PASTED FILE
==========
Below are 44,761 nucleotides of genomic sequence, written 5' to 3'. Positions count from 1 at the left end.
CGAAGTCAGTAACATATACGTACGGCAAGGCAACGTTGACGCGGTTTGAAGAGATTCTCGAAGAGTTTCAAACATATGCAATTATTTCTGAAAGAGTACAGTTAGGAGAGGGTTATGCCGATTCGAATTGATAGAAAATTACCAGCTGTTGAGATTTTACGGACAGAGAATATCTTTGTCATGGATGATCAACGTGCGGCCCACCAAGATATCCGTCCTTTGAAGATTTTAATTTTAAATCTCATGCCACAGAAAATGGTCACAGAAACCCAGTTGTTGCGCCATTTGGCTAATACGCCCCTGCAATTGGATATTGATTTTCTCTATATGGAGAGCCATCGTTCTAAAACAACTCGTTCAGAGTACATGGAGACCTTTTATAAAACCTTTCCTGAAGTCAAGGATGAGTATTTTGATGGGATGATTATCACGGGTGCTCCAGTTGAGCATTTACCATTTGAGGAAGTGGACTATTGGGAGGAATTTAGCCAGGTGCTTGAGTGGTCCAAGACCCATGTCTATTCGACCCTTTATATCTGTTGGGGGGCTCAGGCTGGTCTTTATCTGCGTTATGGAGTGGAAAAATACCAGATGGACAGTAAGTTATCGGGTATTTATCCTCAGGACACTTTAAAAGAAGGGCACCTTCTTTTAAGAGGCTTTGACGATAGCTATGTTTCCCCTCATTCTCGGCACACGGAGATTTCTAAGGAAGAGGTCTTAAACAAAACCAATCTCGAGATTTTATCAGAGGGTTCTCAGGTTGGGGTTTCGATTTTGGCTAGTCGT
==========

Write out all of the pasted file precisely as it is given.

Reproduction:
Below are 44,761 nucleotides of genomic sequence, written 5' to 3'. Positions count from 1 at the left end.
CGAAGTCAGTAACATATACGTACGGCAAGGCAACGTTGACGCGGTTTGAAGAGATTCTCGAAGAGTTTCAAACATATGCAATTATTTCTGAAAGAGTACAGTTAGGAGAGGGTTATGCCGATTCGAATTGATAGAAAATTACCAGCTGTTGAGATTTTACGGACAGAGAATATCTTTGTCATGGATGATCAACGTGCGGCCCACCAAGATATCCGTCCTTTGAAGATTTTAATTTTAAATCTCATGCCACAGAAAATGGTCACAGAAACCCAGTTGTTGCGCCATTTGGCTAATACGCCCCTGCAATTGGATATTGATTTTCTCTATATGGAGAGCCATCGTTCTAAAACAACTCGTTCAGAGTACATGGAGACCTTTTATAAAACCTTTCCTGAAGTCAAGGATGAGTATTTTGATGGGATGATTATCACGGGTGCTCCAGTTGAGCATTTACCATTTGAGGAAGTGGACTATTGGGAGGAATTTAGCCAGGTGCTTGAGTGGTCCAAGACCCATGTCTATTCGACCCTTTATATCTGTTGGGGGGCTCAGGCTGGTCTTTATCTGCGTTATGGAGTGGAAAAATACCAGATGGACAGTAAGTTATCGGGTATTTATCCTCAGGACACTTTAAAAGAAGGGCACCTTCTTTTAAGAGGCTTTGACGATAGCTATGTTTCCCCTCATTCTCGGCACACGGAGATTTCTAAGGAAGAGGTCTTAAACAAAACCAATCTCGAGATTTTATCAGAGGGTTCTCAGGTTGGGGTTTCGATTTTGGCTAGTCGT